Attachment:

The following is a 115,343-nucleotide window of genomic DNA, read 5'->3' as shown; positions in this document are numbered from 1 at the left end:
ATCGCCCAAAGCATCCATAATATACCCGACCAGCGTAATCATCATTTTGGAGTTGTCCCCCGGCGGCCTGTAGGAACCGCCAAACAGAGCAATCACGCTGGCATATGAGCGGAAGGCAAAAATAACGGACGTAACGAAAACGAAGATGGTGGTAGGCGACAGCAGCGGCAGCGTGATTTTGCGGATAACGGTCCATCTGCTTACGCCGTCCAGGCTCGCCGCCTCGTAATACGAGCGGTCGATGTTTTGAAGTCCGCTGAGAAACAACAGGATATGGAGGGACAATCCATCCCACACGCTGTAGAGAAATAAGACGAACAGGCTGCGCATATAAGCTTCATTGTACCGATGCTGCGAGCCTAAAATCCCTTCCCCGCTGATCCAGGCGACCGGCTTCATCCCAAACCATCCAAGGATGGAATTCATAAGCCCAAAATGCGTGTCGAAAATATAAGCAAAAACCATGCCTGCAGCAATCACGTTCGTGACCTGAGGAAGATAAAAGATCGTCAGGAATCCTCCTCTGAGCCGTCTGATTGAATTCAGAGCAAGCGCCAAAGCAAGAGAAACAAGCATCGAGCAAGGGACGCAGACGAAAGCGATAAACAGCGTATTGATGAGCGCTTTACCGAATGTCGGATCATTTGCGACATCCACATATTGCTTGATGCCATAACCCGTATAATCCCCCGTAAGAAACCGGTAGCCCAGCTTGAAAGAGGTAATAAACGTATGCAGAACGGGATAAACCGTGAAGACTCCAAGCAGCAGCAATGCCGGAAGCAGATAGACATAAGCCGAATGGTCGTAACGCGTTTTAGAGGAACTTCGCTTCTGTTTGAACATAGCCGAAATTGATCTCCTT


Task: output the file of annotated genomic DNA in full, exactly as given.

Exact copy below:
The following is a 115,343-nucleotide window of genomic DNA, read 5'->3' as shown; positions in this document are numbered from 1 at the left end:
ATCGCCCAAAGCATCCATAATATACCCGACCAGCGTAATCATCATTTTGGAGTTGTCCCCCGGCGGCCTGTAGGAACCGCCAAACAGAGCAATCACGCTGGCATATGAGCGGAAGGCAAAAATAACGGACGTAACGAAAACGAAGATGGTGGTAGGCGACAGCAGCGGCAGCGTGATTTTGCGGATAACGGTCCATCTGCTTACGCCGTCCAGGCTCGCCGCCTCGTAATACGAGCGGTCGATGTTTTGAAGTCCGCTGAGAAACAACAGGATATGGAGGGACAATCCATCCCACACGCTGTAGAGAAATAAGACGAACAGGCTGCGCATATAAGCTTCATTGTACCGATGCTGCGAGCCTAAAATCCCTTCCCCGCTGATCCAGGCGACCGGCTTCATCCCAAACCATCCAAGGATGGAATTCATAAGCCCAAAATGCGTGTCGAAAATATAAGCAAAAACCATGCCTGCAGCAATCACGTTCGTGACCTGAGGAAGATAAAAGATCGTCAGGAATCCTCCTCTGAGCCGTCTGATTGAATTCAGAGCAAGCGCCAAAGCAAGAGAAACAAGCATCGAGCAAGGGACGCAGACGAAAGCGATAAACAGCGTATTGATGAGCGCTTTACCGAATGTCGGATCATTTGCGACATCCACATATTGCTTGATGCCATAACCCGTATAATCCCCCGTAAGAAACCGGTAGCCCAGCTTGAAAGAGGTAATAAACGTATGCAGAACGGGATAAACCGTGAAGACTCCAAGCAGCAGCAATGCCGGAAGCAGATAGACATAAGCCGAATGGTCGTAACGCGTTTTAGAGGAACTTCGCTTCTGTTTGAACATAGCCGAAATTGATCTCCTT